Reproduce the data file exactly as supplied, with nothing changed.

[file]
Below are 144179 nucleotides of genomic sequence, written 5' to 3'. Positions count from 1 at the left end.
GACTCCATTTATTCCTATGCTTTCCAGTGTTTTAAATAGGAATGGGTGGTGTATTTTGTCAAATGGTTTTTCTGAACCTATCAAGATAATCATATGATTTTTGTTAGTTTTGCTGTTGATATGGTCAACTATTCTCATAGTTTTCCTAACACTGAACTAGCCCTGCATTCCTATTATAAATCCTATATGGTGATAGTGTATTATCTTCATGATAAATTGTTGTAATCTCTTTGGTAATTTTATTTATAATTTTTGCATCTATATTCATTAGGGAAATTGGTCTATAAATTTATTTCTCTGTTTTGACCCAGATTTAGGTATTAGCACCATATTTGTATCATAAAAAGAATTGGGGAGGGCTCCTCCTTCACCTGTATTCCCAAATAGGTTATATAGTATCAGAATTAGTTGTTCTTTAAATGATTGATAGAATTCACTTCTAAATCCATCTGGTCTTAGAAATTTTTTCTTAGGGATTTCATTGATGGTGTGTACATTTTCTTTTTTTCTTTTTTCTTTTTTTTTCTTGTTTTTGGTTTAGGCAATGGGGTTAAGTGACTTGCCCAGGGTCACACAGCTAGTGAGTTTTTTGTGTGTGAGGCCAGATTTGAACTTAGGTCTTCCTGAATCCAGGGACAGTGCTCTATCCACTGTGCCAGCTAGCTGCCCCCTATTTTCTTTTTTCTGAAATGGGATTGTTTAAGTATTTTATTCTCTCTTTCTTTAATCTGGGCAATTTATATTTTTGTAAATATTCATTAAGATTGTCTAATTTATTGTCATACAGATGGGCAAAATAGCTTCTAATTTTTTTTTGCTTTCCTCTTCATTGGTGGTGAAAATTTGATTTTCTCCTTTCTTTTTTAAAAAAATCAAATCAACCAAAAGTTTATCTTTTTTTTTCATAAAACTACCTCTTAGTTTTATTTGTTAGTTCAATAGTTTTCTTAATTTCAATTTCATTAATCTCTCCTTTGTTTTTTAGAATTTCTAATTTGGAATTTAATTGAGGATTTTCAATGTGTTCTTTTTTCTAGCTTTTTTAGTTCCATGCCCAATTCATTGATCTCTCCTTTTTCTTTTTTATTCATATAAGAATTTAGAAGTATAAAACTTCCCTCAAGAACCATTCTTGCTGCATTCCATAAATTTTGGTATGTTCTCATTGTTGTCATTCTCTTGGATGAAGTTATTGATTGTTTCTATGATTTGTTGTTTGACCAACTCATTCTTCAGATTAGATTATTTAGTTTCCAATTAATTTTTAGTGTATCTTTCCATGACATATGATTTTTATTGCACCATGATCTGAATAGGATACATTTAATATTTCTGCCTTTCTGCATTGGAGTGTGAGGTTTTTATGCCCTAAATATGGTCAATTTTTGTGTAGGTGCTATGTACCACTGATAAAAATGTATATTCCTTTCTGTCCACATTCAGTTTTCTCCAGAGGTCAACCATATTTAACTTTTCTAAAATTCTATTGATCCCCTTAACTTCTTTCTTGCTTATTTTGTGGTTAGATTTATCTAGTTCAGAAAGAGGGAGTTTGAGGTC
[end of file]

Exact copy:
Below are 144179 nucleotides of genomic sequence, written 5' to 3'. Positions count from 1 at the left end.
GACTCCATTTATTCCTATGCTTTCCAGTGTTTTAAATAGGAATGGGTGGTGTATTTTGTCAAATGGTTTTTCTGAACCTATCAAGATAATCATATGATTTTTGTTAGTTTTGCTGTTGATATGGTCAACTATTCTCATAGTTTTCCTAACACTGAACTAGCCCTGCATTCCTATTATAAATCCTATATGGTGATAGTGTATTATCTTCATGATAAATTGTTGTAATCTCTTTGGTAATTTTATTTATAATTTTTGCATCTATATTCATTAGGGAAATTGGTCTATAAATTTATTTCTCTGTTTTGACCCAGATTTAGGTATTAGCACCATATTTGTATCATAAAAAGAATTGGGGAGGGCTCCTCCTTCACCTGTATTCCCAAATAGGTTATATAGTATCAGAATTAGTTGTTCTTTAAATGATTGATAGAATTCACTTCTAAATCCATCTGGTCTTAGAAATTTTTTCTTAGGGATTTCATTGATGGTGTGTACATTTTCTTTTTTTCTTTTTTCTTTTTTTTTCTTGTTTTTGGTTTAGGCAATGGGGTTAAGTGACTTGCCCAGGGTCACACAGCTAGTGAGTTTTTTGTGTGTGAGGCCAGATTTGAACTTAGGTCTTCCTGAATCCAGGGACAGTGCTCTATCCACTGTGCCAGCTAGCTGCCCCCTATTTTCTTTTTTCTGAAATGGGATTGTTTAAGTATTTTATTCTCTCTTTCTTTAATCTGGGCAATTTATATTTTTGTAAATATTCATTAAGATTGTCTAATTTATTGTCATACAGATGGGCAAAATAGCTTCTAATTTTTTTTTGCTTTCCTCTTCATTGGTGGTGAAAATTTGATTTTCTCCTTTCTTTTTTAAAAAAATCAAATCAACCAAAAGTTTATCTTTTTTTTTCATAAAACTACCTCTTAGTTTTATTTGTTAGTTCAATAGTTTTCTTAATTTCAATTTCATTAATCTCTCCTTTGTTTTTTAGAATTTCTAATTTGGAATTTAATTGAGGATTTTCAATGTGTTCTTTTTTCTAGCTTTTTTAGTTCCATGCCCAATTCATTGATCTCTCCTTTTTCTTTTTTATTCATATAAGAATTTAGAAGTATAAAACTTCCCTCAAGAACCATTCTTGCTGCATTCCATAAATTTTGGTATGTTCTCATTGTTGTCATTCTCTTGGATGAAGTTATTGATTGTTTCTATGATTTGTTGTTTGACCAACTCATTCTTCAGATTAGATTATTTAGTTTCCAATTAATTTTTAGTGTATCTTTCCATGACATATGATTTTTATTGCACCATGATCTGAATAGGATACATTTAATATTTCTGCCTTTCTGCATTGGAGTGTGAGGTTTTTATGCCCTAAATATGGTCAATTTTTGTGTAGGTGCTATGTACCACTGATAAAAATGTATATTCCTTTCTGTCCACATTCAGTTTTCTCCAGAGGTCAACCATATTTAACTTTTCTAAAATTCTATTGATCCCCTTAACTTCTTTCTTGCTTATTTTGTGGTTAGATTTATCTAGTTCAGAAAGAGGGAGTTTGAGGTC